The effect of the timing of exposure to Campylobacter jejuni on the gut microbiome and inflammatory responses of broiler chickens

Phillippa L. Connerton, Philip J. Richards, Geraldine M. Lafontaine, Peter M. O’kane, Nacheervan Ghaffar, Nicola J. Cummings, Darren L. Smith, Neville M. Fish, Ian F. Connerton

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Background - Campylobacters are an unwelcome member of the poultry gut microbiota in terms of food safety. The objective of this study was to compare the microbiota, inflammatory responses, and zootechnical parameters of broiler chickens not exposed to Campylobacter jejuni with those exposed either early at 6 days old or at the age commercial broiler chicken flocks are frequently observed to become colonized at 20 days old.

Results - Birds infected with Campylobacter at 20 days became cecal colonized within 2 days of exposure, whereas birds infected at 6 days of age did not show complete colonization of the sample cohort until 9 days post-infection. All birds sampled thereafter were colonized until the end of the study at 35 days (mean 6.1 log10 CFU per g of cecal contents). The cecal microbiota of birds infected with Campylobacter were significantly different to age-matched non-infected controls at 2 days post-infection, but generally, the composition of the cecal microbiota were more affected by bird age as the time post infection increased. The effects of Campylobacter colonization on the cecal microbiota were associated with reductions in the relative abundance of OTUs within the taxonomic family Lactobacillaceae and the Clostridium cluster XIVa. Specific members of the Lachnospiraceae and Ruminococcaceae families exhibit transient shifts in microbial community populations dependent upon the age at which the birds become colonized by C. jejuni. Analysis of ileal and cecal chemokine/cytokine gene expression revealed increases in IL-6, IL-17A, and Il-17F consistent with a Th17 response, but the persistence of the response was dependent on the stage/time of C. jejuni colonization that coincide with significant reductions in the abundance of Clostridium cluster XIVa.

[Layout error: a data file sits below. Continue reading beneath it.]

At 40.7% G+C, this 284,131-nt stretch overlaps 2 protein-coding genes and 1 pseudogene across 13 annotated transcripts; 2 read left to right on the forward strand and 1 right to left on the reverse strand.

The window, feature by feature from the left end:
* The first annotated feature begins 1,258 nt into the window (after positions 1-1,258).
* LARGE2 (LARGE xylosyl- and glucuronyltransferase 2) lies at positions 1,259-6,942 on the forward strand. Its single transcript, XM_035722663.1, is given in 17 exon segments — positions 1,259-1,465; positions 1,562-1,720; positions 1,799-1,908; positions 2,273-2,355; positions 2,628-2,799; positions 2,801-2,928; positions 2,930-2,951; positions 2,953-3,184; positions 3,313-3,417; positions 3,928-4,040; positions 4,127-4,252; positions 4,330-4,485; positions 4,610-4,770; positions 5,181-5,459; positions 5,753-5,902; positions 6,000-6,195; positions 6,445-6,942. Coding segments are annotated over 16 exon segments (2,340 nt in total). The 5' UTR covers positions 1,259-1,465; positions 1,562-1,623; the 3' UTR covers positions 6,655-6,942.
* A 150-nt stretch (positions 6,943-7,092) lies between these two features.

Conclusions - This study combines microbiome data, cytokine/chemokine gene expression with intestinal villus, and crypt measurements to compare chickens colonized early or late in the rearing cycle to provide insights into the process and outcomes of Campylobacter colonization. Early colonization results in a transient growth rate reduction and pro-inflammatory response but persistent modification of the cecal microbiota. Late colonization produces pro-inflammatory responses with changes in the cecal microbiota that will endure in market-ready chickens.
Original languageEnglish
Article number88
Issue number1
Publication statusPublished - 12 May 2018


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